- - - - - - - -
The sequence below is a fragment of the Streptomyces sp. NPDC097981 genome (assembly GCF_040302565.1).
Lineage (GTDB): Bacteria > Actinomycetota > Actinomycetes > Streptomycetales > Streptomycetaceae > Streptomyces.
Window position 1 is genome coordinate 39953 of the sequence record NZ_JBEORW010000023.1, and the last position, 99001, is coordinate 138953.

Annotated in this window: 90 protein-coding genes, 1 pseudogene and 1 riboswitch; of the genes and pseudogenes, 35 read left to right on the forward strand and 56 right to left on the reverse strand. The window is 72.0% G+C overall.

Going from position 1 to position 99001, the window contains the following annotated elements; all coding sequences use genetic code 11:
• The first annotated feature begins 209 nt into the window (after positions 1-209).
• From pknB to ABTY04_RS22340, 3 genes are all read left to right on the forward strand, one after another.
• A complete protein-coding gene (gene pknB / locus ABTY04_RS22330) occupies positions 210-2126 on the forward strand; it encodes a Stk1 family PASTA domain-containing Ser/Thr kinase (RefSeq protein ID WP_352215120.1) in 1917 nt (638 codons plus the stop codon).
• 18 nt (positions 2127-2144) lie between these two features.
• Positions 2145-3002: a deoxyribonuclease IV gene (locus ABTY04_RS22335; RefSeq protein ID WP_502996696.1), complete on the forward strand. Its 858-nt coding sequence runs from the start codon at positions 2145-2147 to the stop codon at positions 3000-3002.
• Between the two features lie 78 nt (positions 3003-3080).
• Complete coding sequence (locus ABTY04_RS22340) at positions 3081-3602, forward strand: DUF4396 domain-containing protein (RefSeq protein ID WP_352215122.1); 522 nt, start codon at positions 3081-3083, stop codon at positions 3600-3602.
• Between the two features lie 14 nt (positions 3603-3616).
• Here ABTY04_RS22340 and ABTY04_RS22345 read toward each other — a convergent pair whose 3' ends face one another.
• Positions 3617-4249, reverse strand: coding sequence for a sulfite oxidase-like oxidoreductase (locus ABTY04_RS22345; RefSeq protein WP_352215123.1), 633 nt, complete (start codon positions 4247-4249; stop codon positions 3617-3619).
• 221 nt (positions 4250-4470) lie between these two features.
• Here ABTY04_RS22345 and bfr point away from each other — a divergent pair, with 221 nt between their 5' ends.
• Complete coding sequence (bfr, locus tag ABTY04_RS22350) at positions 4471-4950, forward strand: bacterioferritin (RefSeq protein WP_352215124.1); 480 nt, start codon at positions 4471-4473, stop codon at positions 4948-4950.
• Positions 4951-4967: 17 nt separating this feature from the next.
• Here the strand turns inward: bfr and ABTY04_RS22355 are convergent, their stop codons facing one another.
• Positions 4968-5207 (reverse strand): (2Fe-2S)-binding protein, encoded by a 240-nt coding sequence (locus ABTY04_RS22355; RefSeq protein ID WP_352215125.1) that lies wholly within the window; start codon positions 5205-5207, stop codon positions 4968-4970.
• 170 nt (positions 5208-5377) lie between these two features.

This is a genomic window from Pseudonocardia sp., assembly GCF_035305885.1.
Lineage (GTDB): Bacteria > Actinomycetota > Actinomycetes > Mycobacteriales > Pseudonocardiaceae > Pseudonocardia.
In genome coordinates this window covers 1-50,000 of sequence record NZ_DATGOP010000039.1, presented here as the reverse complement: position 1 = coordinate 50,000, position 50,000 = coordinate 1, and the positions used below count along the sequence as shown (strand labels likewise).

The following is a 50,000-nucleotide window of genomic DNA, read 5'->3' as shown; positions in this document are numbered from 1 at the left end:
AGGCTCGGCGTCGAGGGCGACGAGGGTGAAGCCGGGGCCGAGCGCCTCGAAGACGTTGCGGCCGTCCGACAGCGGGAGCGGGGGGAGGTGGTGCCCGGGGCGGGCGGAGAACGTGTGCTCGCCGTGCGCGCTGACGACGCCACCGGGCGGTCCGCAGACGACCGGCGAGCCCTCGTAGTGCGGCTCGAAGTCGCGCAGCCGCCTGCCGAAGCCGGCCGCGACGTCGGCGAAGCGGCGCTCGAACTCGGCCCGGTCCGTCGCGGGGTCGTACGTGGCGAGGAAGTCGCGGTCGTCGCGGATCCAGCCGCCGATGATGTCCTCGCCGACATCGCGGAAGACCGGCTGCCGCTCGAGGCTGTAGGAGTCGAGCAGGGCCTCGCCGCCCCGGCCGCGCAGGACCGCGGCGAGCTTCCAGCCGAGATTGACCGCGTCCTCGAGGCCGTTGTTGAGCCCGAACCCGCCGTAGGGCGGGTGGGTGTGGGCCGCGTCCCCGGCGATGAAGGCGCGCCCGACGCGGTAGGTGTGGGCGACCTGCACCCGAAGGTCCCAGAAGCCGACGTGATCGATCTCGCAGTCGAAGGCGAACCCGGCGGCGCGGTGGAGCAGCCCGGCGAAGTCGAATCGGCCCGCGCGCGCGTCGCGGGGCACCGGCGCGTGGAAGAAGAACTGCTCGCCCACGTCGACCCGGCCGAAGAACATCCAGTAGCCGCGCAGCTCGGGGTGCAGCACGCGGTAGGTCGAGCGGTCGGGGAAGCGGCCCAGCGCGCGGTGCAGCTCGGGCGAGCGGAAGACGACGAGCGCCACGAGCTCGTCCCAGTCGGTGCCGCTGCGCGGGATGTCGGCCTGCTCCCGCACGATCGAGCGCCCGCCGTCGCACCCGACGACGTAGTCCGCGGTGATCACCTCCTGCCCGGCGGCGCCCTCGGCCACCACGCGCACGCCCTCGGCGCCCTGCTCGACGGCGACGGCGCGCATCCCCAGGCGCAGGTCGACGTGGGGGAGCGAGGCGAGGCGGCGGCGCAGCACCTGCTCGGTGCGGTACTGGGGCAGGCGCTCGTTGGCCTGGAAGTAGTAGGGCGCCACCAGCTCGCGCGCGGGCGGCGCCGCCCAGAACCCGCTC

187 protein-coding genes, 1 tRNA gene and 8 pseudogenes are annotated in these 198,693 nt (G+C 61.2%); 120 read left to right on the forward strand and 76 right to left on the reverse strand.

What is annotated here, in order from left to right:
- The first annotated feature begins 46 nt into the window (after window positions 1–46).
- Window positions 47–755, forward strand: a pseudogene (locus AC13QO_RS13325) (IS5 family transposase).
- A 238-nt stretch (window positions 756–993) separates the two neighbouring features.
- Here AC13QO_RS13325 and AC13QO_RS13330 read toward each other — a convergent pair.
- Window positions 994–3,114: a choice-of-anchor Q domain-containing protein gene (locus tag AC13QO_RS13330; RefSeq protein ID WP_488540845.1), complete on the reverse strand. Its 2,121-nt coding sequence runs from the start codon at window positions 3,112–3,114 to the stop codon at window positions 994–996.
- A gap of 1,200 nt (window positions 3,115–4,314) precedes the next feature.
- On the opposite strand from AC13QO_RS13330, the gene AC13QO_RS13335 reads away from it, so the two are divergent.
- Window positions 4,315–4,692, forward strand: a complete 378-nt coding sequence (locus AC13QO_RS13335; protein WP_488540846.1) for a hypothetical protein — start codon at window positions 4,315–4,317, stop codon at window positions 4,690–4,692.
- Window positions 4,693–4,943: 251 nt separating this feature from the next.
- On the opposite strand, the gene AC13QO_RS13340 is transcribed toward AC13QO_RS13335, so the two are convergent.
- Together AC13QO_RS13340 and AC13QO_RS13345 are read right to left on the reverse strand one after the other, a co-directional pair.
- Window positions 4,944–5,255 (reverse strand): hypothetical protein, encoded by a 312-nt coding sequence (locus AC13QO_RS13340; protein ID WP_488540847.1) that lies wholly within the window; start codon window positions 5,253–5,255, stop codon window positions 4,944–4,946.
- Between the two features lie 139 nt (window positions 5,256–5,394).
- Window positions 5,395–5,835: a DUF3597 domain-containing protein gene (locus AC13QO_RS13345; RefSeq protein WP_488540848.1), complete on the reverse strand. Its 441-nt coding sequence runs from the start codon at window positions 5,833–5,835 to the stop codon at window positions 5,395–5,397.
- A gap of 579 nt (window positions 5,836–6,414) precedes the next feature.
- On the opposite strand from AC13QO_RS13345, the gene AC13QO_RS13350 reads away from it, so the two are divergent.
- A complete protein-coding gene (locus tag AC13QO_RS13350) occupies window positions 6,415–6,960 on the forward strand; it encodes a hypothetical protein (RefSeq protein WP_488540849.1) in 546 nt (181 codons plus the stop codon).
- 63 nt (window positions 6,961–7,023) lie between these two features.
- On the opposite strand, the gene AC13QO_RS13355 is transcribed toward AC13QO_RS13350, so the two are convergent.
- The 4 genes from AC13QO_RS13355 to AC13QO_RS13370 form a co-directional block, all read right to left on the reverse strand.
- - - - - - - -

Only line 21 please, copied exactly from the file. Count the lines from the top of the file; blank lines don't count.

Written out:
• Positions 4968-5207 (reverse strand): (2Fe-2S)-binding protein, encoded by a 240-nt coding sequence (locus ABTY04_RS22355; RefSeq protein ID WP_352215125.1) that lies wholly within the window; start codon positions 5205-5207, stop codon positions 4968-4970.